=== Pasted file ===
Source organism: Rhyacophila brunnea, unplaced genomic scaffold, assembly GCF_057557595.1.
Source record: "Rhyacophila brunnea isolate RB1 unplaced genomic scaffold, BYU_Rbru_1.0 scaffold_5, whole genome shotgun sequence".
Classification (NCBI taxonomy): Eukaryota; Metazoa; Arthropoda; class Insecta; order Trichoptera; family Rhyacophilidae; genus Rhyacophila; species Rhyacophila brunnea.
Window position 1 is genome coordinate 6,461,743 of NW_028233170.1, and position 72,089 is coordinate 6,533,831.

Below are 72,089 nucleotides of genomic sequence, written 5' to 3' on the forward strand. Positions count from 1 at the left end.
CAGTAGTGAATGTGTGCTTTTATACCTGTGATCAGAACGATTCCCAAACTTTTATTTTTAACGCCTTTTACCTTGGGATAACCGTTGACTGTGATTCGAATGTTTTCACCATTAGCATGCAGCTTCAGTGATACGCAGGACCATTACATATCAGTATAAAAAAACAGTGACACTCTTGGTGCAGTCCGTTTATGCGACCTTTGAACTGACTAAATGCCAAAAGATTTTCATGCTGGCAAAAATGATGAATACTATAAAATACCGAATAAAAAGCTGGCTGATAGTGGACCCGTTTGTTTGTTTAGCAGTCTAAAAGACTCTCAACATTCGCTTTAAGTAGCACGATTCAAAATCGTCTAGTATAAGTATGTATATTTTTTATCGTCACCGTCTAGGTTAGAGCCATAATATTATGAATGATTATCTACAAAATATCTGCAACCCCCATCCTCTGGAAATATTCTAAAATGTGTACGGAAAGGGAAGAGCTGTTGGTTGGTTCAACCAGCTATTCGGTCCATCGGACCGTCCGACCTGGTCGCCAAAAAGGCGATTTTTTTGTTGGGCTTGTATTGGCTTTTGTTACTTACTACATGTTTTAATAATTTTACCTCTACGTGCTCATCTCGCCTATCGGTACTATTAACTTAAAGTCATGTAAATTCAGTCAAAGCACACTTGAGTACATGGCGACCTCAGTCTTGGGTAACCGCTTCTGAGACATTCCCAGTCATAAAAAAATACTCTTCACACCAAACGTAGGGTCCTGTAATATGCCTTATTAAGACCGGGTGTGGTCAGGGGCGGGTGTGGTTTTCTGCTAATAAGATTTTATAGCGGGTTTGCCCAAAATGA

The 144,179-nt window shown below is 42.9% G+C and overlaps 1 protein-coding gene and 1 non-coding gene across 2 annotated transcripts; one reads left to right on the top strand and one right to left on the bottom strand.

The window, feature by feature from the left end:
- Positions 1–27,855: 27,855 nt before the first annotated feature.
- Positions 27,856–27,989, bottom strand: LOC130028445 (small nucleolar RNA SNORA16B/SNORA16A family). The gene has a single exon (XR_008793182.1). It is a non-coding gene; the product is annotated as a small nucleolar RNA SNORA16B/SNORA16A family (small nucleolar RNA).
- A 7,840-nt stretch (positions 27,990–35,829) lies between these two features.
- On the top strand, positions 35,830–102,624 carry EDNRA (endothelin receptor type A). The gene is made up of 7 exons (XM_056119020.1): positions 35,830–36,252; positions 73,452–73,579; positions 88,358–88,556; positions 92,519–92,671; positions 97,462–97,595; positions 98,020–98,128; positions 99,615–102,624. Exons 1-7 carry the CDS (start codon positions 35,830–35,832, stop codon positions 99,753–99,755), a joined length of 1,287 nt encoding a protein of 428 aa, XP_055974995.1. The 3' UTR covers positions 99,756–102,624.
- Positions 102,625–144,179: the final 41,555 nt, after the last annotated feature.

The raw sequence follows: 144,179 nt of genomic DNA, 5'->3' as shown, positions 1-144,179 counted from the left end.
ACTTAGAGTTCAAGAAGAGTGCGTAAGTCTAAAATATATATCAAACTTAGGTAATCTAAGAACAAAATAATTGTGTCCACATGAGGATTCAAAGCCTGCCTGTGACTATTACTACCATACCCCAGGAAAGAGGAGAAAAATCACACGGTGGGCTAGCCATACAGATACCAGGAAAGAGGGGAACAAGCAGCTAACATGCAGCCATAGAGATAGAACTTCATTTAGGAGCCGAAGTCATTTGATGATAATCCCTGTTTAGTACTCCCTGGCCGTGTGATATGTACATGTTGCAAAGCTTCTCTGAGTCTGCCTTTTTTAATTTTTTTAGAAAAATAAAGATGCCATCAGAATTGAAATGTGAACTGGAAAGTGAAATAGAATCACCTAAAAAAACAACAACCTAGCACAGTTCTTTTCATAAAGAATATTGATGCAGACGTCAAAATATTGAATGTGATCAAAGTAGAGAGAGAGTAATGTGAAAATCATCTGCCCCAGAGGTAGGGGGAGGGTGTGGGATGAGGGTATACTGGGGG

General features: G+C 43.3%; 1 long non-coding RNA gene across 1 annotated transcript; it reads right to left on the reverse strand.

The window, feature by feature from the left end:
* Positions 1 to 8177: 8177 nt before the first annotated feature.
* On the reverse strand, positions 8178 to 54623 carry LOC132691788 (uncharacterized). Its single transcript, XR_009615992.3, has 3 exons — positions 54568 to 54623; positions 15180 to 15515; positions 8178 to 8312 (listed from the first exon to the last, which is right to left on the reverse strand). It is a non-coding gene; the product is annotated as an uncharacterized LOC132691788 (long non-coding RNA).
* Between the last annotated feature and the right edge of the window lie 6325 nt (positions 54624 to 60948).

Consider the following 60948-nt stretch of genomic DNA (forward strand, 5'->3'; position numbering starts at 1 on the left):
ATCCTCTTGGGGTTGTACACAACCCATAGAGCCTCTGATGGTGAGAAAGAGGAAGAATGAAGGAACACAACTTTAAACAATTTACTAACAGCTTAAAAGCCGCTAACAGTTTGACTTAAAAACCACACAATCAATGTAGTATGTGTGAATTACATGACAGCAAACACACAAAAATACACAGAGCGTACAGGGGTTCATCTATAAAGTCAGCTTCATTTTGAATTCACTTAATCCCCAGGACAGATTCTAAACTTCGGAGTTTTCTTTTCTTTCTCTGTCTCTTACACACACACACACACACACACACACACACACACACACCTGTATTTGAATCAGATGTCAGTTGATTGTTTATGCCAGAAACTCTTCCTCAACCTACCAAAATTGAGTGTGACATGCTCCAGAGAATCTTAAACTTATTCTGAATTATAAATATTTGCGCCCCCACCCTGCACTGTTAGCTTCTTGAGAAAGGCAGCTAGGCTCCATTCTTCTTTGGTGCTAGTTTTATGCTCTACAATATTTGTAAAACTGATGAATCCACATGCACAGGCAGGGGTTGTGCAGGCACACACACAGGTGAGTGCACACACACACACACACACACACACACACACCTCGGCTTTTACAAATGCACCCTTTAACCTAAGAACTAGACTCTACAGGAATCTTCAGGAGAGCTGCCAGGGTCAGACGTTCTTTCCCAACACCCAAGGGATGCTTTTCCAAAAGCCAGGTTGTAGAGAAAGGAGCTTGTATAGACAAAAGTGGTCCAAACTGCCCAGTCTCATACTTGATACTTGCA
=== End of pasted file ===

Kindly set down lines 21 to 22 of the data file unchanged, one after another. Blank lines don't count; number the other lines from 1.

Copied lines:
Consider the following 60948-nt stretch of genomic DNA (forward strand, 5'->3'; position numbering starts at 1 on the left):
ATCCTCTTGGGGTTGTACACAACCCATAGAGCCTCTGATGGTGAGAAAGAGGAAGAATGAAGGAACACAACTTTAAACAATTTACTAACAGCTTAAAAGCCGCTAACAGTTTGACTTAAAAACCACACAATCAATGTAGTATGTGTGAATTACATGACAGCAAACACACAAAAATACACAGAGCGTACAGGGGTTCATCTATAAAGTCAGCTTCATTTTGAATTCACTTAATCCCCAGGACAGATTCTAAACTTCGGAGTTTTCTTTTCTTTCTCTGTCTCTTACACACACACACACACACACACACACACACACACACACCTGTATTTGAATCAGATGTCAGTTGATTGTTTATGCCAGAAACTCTTCCTCAACCTACCAAAATTGAGTGTGACATGCTCCAGAGAATCTTAAACTTATTCTGAATTATAAATATTTGCGCCCCCACCCTGCACTGTTAGCTTCTTGAGAAAGGCAGCTAGGCTCCATTCTTCTTTGGTGCTAGTTTTATGCTCTACAATATTTGTAAAACTGATGAATCCACATGCACAGGCAGGGGTTGTGCAGGCACACACACAGGTGAGTGCACACACACACACACACACACACACACACACCTCGGCTTTTACAAATGCACCCTTTAACCTAAGAACTAGACTCTACAGGAATCTTCAGGAGAGCTGCCAGGGTCAGACGTTCTTTCCCAACACCCAAGGGATGCTTTTCCAAAAGCCAGGTTGTAGAGAAAGGAGCTTGTATAGACAAAAGTGGTCCAAACTGCCCAGTCTCATACTTGATACTTGCA